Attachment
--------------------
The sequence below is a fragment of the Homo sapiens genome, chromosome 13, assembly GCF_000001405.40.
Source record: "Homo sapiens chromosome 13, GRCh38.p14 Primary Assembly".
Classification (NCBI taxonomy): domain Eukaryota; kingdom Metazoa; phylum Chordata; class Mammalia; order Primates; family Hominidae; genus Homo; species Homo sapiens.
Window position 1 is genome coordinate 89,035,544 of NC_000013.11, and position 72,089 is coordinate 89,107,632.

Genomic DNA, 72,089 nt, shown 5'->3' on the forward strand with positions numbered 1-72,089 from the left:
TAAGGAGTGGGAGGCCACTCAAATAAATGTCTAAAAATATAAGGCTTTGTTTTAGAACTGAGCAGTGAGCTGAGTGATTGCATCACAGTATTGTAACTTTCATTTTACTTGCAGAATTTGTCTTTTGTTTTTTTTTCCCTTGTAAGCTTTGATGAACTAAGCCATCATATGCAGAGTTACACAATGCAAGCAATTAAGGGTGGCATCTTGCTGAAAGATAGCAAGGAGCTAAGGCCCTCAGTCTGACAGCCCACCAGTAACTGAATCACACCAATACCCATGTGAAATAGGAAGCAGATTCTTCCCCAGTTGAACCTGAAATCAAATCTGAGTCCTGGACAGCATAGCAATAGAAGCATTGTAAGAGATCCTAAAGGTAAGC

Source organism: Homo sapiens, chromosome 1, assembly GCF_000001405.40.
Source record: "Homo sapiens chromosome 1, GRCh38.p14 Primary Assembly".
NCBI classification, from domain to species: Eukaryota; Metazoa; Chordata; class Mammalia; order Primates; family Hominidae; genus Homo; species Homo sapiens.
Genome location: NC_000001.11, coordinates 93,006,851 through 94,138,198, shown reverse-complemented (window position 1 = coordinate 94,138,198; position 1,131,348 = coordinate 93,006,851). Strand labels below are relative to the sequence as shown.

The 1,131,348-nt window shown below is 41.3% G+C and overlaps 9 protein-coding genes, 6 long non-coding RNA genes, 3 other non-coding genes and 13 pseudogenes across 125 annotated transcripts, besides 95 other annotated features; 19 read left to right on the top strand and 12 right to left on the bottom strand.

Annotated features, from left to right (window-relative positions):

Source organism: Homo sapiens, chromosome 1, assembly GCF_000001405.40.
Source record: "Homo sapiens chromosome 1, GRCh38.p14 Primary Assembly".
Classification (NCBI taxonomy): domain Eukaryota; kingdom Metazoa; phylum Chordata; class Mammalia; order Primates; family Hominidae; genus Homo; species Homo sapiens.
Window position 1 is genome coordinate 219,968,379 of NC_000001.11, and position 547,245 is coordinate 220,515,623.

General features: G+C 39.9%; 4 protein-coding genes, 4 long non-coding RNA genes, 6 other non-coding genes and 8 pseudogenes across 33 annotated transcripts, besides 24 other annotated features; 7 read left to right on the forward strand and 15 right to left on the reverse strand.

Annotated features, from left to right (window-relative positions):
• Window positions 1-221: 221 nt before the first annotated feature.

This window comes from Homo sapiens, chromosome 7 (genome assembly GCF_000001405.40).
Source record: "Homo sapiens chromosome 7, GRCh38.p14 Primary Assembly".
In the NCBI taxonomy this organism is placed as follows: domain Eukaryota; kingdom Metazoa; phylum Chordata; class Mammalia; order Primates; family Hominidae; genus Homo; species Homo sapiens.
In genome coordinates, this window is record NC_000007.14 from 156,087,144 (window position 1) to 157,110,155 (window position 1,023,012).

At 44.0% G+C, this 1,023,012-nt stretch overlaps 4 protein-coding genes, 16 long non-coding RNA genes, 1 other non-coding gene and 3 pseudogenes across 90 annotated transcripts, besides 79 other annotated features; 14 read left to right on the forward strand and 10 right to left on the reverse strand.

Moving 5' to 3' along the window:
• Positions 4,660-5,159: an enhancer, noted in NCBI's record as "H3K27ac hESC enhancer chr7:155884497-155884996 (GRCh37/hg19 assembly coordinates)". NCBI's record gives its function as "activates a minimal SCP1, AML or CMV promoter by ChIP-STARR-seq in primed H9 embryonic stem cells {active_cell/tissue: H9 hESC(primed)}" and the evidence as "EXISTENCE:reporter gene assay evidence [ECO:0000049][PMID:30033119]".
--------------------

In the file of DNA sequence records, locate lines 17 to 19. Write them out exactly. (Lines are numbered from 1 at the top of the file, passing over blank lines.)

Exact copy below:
General features: G+C 39.9%; 4 protein-coding genes, 4 long non-coding RNA genes, 6 other non-coding genes and 8 pseudogenes across 33 annotated transcripts, besides 24 other annotated features; 7 read left to right on the forward strand and 15 right to left on the reverse strand.

Annotated features, from left to right (window-relative positions):
• Window positions 1-221: 221 nt before the first annotated feature.